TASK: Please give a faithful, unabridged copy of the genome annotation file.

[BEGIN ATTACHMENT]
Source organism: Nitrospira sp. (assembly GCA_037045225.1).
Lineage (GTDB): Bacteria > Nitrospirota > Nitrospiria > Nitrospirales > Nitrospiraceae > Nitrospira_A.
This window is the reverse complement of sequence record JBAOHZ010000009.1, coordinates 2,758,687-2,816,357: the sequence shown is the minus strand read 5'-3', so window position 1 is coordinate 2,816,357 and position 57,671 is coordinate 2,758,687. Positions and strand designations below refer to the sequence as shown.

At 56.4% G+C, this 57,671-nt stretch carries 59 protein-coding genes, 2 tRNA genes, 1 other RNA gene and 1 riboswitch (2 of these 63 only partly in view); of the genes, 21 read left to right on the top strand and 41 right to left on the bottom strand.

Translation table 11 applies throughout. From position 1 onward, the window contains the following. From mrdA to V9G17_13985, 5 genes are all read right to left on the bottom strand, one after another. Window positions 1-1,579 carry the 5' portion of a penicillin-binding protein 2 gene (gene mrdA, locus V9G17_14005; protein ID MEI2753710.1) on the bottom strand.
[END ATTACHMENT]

Source organism: Nitrospira sp. (assembly GCA_037045225.1).
Lineage (GTDB): Bacteria > Nitrospirota > Nitrospiria > Nitrospirales > Nitrospiraceae > Nitrospira_A.
This window is the reverse complement of sequence record JBAOHZ010000009.1, coordinates 2,758,687-2,816,357: the sequence shown is the minus strand read 5'-3', so window position 1 is coordinate 2,816,357 and position 57,671 is coordinate 2,758,687. Positions and strand designations below refer to the sequence as shown.

At 56.4% G+C, this 57,671-nt stretch carries 59 protein-coding genes, 2 tRNA genes, 1 other RNA gene and 1 riboswitch (2 of these 63 only partly in view); of the genes, 21 read left to right on the top strand and 41 right to left on the bottom strand.

Translation table 11 applies throughout. From position 1 onward, the window contains the following. From mrdA to V9G17_13985, 5 genes are all read right to left on the bottom strand, one after another. Window positions 1-1,579 carry the 5' portion of a penicillin-binding protein 2 gene (gene mrdA, locus V9G17_14005; protein ID MEI2753710.1) on the bottom strand.